Need traffic filter solution

From: "Daniel L. Appleget" 
------------------------------------------------------
I am looking for a solution; client wants a web traffic content filter, 
the idea is to block pr0n. I was hoping to do something appliance based. 
It is for open to the public WIFI.

OpenDNS seems like it is the best/easiest solution.

-- 
Daniel Appleget
Chattanooga Computer Service
http://www.chattanoogacomputerservice.com/
423-760-0879

Tu ne cede malis, sed contra audentior ito


=============================================================== From: Phil Sieg ------------------------------------------------------ Untangle? http://www.untangle.com/ Bring your own hardware. Phil Sieg President SeniorTech LLC / Snapfon www.snapfon.com B: 423.535.9968 F: 423.265.9820 M: 423.331.0725 phil.sieg@seniortechllc.com On Nov 7, 2012, at 1:11 AM, "Daniel L. Appleget" = wrote: filter, the idea is to block pr0n. I was hoping to do something = appliance based. It is for open to the public WIFI.

=============================================================== From: Michael Scholten ------------------------------------------------------ I haven't looked too deeply into this area yet but have found openDNS to be pretty effective, at least for their home solution. There are still ways to get around it, such as googling for certain kinds of images. You can still pull up "pr0n" but when you try to go to the site serving up the imagery then openDNS takes over and keeps you out. Not a perfect solution but better then nothing. -Michael

=============================================================== From: John Aldrich ------------------------------------------------------ Quoting Michael Scholten : Question: If you hard-code another DNS server in your laptop/tablet/other mobile device, such as Google's Public DNS, does OpenDNS still block Pr0n?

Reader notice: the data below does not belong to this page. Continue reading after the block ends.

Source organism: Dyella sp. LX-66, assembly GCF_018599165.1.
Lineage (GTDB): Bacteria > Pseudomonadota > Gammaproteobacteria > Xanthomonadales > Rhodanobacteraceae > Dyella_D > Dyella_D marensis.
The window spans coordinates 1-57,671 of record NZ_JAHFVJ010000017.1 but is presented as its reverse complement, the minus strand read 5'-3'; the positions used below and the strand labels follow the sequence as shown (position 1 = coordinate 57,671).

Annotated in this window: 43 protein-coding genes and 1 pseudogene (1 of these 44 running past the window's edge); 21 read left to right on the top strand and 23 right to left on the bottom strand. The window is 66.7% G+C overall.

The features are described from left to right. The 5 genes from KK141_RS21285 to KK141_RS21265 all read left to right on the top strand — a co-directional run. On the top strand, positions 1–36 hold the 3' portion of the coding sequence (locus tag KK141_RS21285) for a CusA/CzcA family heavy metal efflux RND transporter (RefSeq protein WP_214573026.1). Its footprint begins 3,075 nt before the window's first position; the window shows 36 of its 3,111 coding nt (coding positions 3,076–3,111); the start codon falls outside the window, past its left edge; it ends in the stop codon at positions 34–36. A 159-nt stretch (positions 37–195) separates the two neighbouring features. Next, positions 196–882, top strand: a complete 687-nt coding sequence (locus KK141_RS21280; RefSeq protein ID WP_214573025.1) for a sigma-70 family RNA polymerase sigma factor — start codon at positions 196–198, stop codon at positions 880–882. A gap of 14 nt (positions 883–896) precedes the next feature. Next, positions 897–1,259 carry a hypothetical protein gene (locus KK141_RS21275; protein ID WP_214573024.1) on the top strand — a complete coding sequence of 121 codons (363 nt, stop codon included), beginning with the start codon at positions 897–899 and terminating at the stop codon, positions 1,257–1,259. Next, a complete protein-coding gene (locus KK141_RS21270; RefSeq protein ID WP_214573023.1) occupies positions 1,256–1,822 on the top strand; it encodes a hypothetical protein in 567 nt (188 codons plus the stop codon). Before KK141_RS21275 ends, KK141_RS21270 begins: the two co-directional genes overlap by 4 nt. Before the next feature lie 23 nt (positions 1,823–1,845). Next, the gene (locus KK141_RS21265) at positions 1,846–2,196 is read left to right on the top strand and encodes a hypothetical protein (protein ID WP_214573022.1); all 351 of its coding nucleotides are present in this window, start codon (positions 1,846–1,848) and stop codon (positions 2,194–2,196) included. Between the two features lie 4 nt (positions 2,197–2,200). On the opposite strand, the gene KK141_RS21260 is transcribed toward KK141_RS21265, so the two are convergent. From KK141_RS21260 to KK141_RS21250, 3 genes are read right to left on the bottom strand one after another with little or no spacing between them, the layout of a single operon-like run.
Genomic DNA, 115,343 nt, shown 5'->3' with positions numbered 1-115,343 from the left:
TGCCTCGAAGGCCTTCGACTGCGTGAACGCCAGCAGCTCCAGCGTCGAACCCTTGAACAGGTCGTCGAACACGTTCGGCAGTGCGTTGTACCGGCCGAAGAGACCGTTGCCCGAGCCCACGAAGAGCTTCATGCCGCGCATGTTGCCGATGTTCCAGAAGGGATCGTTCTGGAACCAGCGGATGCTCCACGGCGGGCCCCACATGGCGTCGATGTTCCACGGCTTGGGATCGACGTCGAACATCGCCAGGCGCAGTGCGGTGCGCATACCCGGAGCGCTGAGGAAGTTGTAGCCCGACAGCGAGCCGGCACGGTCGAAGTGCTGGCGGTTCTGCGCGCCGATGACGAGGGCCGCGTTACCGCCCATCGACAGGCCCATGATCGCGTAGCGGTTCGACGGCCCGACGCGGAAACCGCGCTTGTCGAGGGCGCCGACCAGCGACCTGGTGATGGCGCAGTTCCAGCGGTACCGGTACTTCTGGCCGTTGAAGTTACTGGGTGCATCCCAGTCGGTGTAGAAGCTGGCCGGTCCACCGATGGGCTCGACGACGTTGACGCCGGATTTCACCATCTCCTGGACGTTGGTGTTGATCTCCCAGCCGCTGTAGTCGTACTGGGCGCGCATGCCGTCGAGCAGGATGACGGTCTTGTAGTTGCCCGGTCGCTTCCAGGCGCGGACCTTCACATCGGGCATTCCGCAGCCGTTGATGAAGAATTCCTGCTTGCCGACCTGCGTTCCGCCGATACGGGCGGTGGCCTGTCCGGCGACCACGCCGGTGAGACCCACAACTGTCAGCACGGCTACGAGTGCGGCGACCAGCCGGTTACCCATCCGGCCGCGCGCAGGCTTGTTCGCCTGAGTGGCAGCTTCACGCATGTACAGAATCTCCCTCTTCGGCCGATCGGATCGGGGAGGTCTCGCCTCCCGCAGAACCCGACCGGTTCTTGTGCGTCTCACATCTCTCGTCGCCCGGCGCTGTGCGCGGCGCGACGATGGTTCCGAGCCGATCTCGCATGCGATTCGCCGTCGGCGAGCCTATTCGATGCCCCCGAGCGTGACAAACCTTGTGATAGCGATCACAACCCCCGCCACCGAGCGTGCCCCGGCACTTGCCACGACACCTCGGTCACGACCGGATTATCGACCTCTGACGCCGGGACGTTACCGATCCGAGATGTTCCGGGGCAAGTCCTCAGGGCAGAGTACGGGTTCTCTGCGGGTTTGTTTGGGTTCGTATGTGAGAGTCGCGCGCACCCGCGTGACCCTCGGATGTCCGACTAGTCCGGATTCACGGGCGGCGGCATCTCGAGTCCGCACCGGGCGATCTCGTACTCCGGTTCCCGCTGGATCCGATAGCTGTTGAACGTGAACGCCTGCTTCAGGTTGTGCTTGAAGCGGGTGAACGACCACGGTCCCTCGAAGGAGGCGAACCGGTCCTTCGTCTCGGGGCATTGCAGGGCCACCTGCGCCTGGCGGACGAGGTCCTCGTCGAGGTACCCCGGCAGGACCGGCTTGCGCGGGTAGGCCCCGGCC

=============================================================== From: Dave Brockman ------------------------------------------------------ -----BEGIN PGP SIGNED MESSAGE----- Hash: SHA1 OpenDNS is your path of least resistance, but also the least effective. Squid + DansGuardian is the usual DIY recommendation. Regards, dtb - -- "Some things in life can never be fully appreciated nor understood unless experienced firsthand. Some things in networking can never be fully understood by someone who neither builds commercial networking equipment nor runs an operational network." RFC 1925 -----BEGIN PGP SIGNATURE----- Version: GnuPG v2.0.17 (MingW32) Comment: Using GnuPG with Mozilla - http://www.enigmail.net/ iEYEARECAAYFAlCaYnEACgkQABP1RO+tr2S1XgCeNafLBt0kwbCA58G1vXCTiUMA iNAAnRqCk0qBptX6kSmX9RDcl4PxfhcO =5o+0 -----END PGP SIGNATURE-----

=============================================================== From: Dave Brockman ------------------------------------------------------ -----BEGIN PGP SIGNED MESSAGE----- Hash: SHA1 Yes, yes it does, but only when asked. Regards, dtb - -- "Some things in life can never be fully appreciated nor understood unless experienced firsthand. Some things in networking can never be fully understood by someone who neither builds commercial networking equipment nor runs an operational network." RFC 1925 -----BEGIN PGP SIGNATURE----- Version: GnuPG v2.0.17 (MingW32) Comment: Using GnuPG with Mozilla - http://www.enigmail.net/ iEYEARECAAYFAlCaYs0ACgkQABP1RO+tr2SKFACfQlRalWNrfukgspIOpBrIMep4 GdkAoKsG1PCJKSJa0mRYDtok12waHBFk =ApJ9 -----END PGP SIGNATURE-----

=============================================================== From: Jason Brown ------------------------------------------------------ Squid + DansGaurdian works well on a PFSense box, can be their router. I believe it is also possible to run them on something like OpenWRT but it may be significantly more difficult. --Jason

=============================================================== From: Benjamin Stewart ------------------------------------------------------ I don't think that's right. OpenDNS can only redirect queries that are directed towards it, so no, if you've hard-coded another DNS provider on your machine, that machine would not be filtered. You can, however, write a firewall rule that funnels all DNS requests back to OpenDNS or wherever you want them to go.